Objective cognitive impairment and subjective cognitive problems in veterans initiating psychotherapy for posttraumatic stress disorder: An exploratory study

Maya E. O’Neil, Benjamin Laman-Maharg, Paula P. Schnurr, Kathleen F. Carlson, Elizabeth W. Twamley, Carolyn Peterson, Daniel Storzbach, Mark Helfand, Nina A. Sayer

Research output: Contribution to journalArticlepeer-review

Abstract

The prevalence of cognitive impairment in Veterans initiating an evidence-based psychotherapy (EBP) for posttraumatic stress disorder (PTSD) is not yet established and has implications for service delivery. Our objectives were to (1) describe the type, severity, and prevalence of objective cognitive impairment and subjective cognitive problems experienced by Veterans at the time they began an EBP for PTSD and (2) determine whether assessments of objective cognitive impairment and subjective cognitive problems agree. We conducted objective and subjective (self-report) cognitive assessments in a sample of 38 Veterans initiating EBP for PTSD at one Veterans Affairs Medical Center. Thirty Veterans produced valid assessments. Almost half (14/30) of the participants demonstrated objective impairment in one or more cognitive domains, primarily in the areas of learning, memory, and processing speed. Almost all (29/30) participants endorsed moderate or greater cognitive problems on at least one self-report measure. After adjustment for multiple comparisons, there were no significant correlations between objective and subjective assessments. Objective cognitive impairment and subjective cognitive problems are common in Veterans beginning an EBP for PTSD. Longitudinal research on a larger sample is warranted to better understand relationships among subjective cognitive problems, objective cognitive impairment, and PTSD treatment participation and outcomes.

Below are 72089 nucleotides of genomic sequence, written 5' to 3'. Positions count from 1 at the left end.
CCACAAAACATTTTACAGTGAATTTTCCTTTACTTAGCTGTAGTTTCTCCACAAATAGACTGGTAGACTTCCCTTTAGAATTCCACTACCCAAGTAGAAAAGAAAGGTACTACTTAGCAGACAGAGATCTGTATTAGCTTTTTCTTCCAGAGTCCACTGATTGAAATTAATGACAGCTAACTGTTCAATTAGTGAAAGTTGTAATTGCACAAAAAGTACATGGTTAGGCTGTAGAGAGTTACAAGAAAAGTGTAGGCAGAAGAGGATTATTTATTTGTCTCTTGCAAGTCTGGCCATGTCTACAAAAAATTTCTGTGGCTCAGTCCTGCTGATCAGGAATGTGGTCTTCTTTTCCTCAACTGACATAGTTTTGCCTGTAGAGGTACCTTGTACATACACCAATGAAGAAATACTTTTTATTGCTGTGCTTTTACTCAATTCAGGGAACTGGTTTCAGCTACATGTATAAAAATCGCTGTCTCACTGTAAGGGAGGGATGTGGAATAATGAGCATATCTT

Original languageEnglish (US)
Pages (from-to)247-254
Number of pages8
JournalApplied Neuropsychology:Adult
Volume26
Issue number3
DOIs
StatePublished - May 4 2019

Bibliographical note

Funding Information:
This work was supported by an Agency for Healthcare Research & Quality-funded PCOR K12 award to M.E.O. (#K12HS022981) and a Veterans Affairs Health Services Research and Development Center of Innovation grant, Center to Improve Veteran Involvement in Care, Award #CIN 13–404. This material is the result of work supported with resources and the use of facilities at the Veterans Affairs Portland Health Care System, Portland, Oregon. The contents do not represent the views of the U.S. Department of Veterans Affairs or the United States Government. The corresponding author (M.E. O’Neil) declares she had full access to all the data in the study and takes responsibility for the integrity of the data and the accuracy of the data analysis.

Funding Information:
This work was supported by an Agency for Healthcare Research & Quality-funded PCOR K12 award to M.E.O. (#K12HS022981) and a Veterans Affairs Health Services Research and Development Center of Innovation grant, Center to Improve Veteran Involvement in Care, Award #CIN 13?404. This material is the result of work supported with resources and the use of facilities at the Veterans Affairs Portland Health Care System, Portland, Oregon. The contents do not represent the views of the U.S. Department of Veterans Affairs or the United States Government. The corresponding author (M.E. O?Neil) declares she had full access to all the data in the study and takes responsibility for the integrity of the data and the accuracy of the data analysis.

Publisher Copyright:
© 2017, © 2017 Taylor & Francis Group, LLC.

Keywords

  • Cognitive symptoms
  • PTSD
  • cognitive therapies
  • evidence based practice
  • exposure therapies
  • neuropsychology
  • veterans

Fingerprint Dive into the research topics of 'Objective cognitive impairment and subjective cognitive problems in veterans initiating psychotherapy for posttraumatic stress disorder: An exploratory study'. Together they form a unique fingerprint.

Cite this